Sunday, July 22, 2012

Corriganville Movie Ranch -- Overview

A 1950s aerial view of Corriganville (above) shows the Silvertown working movie street, lower left center. Fort Apache is directly north of Silvertown, center left. Lake Robin Hood is at the far right upper portion.

One of my favorite destinations as a child was a few miles west of Chatsworth: The beautiful rocky landscape of the Corriganville Movie Ranch in Simi Valley was the setting for hundreds of Western movies and TV shows filmed in the late 1930s through the ‘60s.

The property located alongside the Southern Pacific railroad tracks at the western end of the Santa Susana Pass that would eventually become the Corriganville Movie Ranch had been owned by a Los Angeles attorney named Jonathan R. Scott as early as the 1870s.

In 1937, cowboy movie star Ray “Crash” Corrigan purchased approximately 1,500 acres from Scott's estate for $11,354. Corrigan later purchased more land until the total acreage of Corriganville was 1,611 acres.

Soon after purchasing the property, Corrigan began the construction of insert roads and a barn. About 1943, the artificial Robin Hood Lake was added in an oak woodlands, which he had dubbed Robin Hood Forest.

He also began constructing a western town known as Silvertown.  A side street in Silvertown was the location of a Mexican village often used by the Lone Ranger TV Show.  Outlaw shacks, dugouts, stage stops, and ranch houses soon dotted Corriganville's many canyons.

On a plateau above Silvertown during the summer of 1947, 20th Century-Fox built a western fort for the movie Fort Apache (1948). The fort later became the set for the TV series The Adventures of Rin Tin Tin.  The set was demolished in 1967.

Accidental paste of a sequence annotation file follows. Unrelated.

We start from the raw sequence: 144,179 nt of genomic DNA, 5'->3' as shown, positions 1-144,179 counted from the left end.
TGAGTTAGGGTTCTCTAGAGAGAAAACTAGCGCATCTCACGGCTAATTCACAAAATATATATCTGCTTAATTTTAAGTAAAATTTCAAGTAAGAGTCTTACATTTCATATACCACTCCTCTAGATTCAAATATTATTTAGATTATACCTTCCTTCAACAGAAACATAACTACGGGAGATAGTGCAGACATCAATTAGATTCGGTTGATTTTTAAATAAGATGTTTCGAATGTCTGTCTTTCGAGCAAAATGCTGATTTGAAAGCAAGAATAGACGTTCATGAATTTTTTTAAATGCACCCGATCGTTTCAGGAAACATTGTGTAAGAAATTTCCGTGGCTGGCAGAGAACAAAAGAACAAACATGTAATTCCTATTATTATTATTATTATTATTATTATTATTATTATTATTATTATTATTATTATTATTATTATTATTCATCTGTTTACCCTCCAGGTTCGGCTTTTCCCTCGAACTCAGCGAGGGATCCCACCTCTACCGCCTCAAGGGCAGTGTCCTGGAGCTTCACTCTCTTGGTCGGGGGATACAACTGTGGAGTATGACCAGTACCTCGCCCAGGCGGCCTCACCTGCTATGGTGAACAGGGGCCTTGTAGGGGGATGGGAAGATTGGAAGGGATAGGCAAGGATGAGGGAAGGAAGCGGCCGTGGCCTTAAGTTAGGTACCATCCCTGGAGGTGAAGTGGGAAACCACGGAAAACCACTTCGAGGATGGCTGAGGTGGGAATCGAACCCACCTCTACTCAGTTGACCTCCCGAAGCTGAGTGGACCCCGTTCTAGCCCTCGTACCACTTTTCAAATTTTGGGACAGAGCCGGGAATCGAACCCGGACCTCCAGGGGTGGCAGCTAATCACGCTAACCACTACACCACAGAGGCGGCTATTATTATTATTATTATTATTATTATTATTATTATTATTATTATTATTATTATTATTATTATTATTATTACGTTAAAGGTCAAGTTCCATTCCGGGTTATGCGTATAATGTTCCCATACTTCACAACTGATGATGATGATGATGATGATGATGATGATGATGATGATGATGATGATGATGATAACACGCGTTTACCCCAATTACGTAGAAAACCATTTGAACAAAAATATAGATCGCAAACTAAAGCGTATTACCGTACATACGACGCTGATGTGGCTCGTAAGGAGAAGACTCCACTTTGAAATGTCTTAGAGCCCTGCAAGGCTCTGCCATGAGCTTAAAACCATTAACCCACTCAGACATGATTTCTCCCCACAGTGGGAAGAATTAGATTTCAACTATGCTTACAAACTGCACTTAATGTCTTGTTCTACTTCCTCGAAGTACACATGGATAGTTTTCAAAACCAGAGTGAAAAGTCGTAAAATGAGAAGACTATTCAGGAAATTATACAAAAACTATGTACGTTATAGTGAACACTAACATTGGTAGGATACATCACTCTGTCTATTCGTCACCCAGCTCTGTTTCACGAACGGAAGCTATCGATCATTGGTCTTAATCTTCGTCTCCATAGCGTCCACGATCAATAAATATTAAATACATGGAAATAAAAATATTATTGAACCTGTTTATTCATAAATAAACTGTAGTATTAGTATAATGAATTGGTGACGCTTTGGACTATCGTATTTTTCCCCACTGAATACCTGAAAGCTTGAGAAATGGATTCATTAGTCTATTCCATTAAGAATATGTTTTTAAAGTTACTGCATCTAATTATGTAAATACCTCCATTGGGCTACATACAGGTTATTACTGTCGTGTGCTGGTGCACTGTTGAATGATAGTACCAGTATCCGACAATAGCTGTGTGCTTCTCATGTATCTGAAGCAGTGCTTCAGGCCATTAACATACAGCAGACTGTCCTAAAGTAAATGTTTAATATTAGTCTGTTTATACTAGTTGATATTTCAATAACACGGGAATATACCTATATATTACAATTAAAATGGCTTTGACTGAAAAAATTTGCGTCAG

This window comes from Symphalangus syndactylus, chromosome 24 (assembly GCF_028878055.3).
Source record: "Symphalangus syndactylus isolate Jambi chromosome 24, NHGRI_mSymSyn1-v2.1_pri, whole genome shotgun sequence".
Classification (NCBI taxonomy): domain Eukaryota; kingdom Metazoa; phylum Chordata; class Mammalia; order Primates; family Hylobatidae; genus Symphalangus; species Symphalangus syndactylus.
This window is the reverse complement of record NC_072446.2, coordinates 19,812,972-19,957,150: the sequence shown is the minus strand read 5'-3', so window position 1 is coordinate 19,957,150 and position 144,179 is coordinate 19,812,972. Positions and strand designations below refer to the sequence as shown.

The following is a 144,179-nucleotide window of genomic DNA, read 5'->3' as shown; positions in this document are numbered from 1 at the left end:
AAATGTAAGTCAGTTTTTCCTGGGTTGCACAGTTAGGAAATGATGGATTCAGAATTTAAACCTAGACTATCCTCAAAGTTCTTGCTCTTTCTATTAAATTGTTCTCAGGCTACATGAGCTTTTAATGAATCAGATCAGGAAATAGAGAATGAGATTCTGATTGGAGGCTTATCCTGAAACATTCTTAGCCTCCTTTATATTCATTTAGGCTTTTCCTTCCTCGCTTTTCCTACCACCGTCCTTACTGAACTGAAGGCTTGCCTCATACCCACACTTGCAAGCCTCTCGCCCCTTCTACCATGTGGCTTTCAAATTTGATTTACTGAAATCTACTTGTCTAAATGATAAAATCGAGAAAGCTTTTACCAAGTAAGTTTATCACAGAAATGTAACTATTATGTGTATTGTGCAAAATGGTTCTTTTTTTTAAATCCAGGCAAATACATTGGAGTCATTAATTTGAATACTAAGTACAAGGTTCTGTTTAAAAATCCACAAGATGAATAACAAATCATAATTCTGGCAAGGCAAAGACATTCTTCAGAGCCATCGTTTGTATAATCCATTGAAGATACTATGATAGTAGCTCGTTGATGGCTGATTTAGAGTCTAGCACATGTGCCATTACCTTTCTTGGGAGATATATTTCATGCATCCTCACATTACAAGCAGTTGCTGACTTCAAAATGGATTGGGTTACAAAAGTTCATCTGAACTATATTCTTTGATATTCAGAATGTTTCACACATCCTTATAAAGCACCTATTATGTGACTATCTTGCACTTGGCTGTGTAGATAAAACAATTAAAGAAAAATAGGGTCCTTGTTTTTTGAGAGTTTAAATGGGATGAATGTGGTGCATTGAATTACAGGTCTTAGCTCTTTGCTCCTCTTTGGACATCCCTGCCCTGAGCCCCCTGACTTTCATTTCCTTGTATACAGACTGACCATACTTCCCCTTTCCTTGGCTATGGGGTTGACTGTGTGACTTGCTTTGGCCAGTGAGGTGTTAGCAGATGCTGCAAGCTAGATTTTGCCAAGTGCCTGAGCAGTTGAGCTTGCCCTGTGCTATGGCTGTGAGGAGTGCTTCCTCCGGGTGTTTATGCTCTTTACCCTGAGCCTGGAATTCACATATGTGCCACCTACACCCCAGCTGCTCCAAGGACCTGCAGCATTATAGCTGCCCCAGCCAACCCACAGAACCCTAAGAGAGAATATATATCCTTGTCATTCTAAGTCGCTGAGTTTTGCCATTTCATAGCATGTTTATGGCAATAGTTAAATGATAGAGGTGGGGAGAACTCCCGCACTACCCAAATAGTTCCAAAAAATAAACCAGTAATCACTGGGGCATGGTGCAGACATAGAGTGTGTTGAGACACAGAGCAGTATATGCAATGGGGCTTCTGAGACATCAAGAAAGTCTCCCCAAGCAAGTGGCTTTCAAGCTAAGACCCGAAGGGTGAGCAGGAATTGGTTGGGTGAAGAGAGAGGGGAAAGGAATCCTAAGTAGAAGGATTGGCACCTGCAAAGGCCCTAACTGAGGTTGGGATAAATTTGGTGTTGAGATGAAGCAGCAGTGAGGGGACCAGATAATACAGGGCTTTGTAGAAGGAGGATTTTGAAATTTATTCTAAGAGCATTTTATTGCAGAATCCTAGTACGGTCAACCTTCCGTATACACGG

Corrigan opened his western-themed amusement park to the public in 1947. The park featured stuntmen shows, movie lots, a working western town, stagecoach rides, pony rides, and a weekend rodeo. It even had a trading post, where you could purchase anything from postcards to cowboy hats. It attracted thousands of people on the weekends, including my family.

Corrigan employed several of his movie pals at the ranch, including Max Terhune and his famous dummy Elmer, and the actor known as Chief Thundercloud.

When the Simi Valley Freeway was built in the 1960s, it cut through the huge ranch, just as it had done to the smaller Iverson Ranch.  In 1965, Corriganville became “Hopetown” when it was purchased by Bob Hope for several million dollars.  Hopetown was closed to the public in 1970.  That same year, a wind-swept wildfire destroyed the majority of the Silvertown sets.  In November 1979, an arson-set fire destroyed the remaining Silvertown sets. All that exists today are a few concrete pads and foundations.

In 1988, 200+ acres of land comprising the main working areas of the original Corriganville Ranch were purchased by the City of Simi Valley for use as a regional park.

In subsequent posts I'll share movie memorabilia featuring Silvertown, Fort Apache, and other areas of Corriganville.  Stay tuned...

For additional information about the Chatsworth filming locations visit and learn about my books: Rendezvous at Boulder Pass: Hollywood's Fantasyland © 2010 (ISBN: 978-0-615-21522-8) and Reel Cowboys of the Santa Susanas © 2008 (ISBN: 978-0-615-21499-3)

1 comment:

  1. Thank you for this nostalgia. I remember going there around 1951, as Rin Tin Tin was being filmed. As an aide, I 'surfed' with Lee Acre in 1958 at El Porto,next to LAX. By then, he had an inflated ego.
    But what a shame that Corriganville was destroyed in the 1979 fire and not rebuilt, as Simi Valley and the 118 took over the site. I have visited that site and "plaques" just don't do it justice. I hoped that since some of the sites had not been developed, maybe they could rebuilt a building or two, just as a piece of history for the park.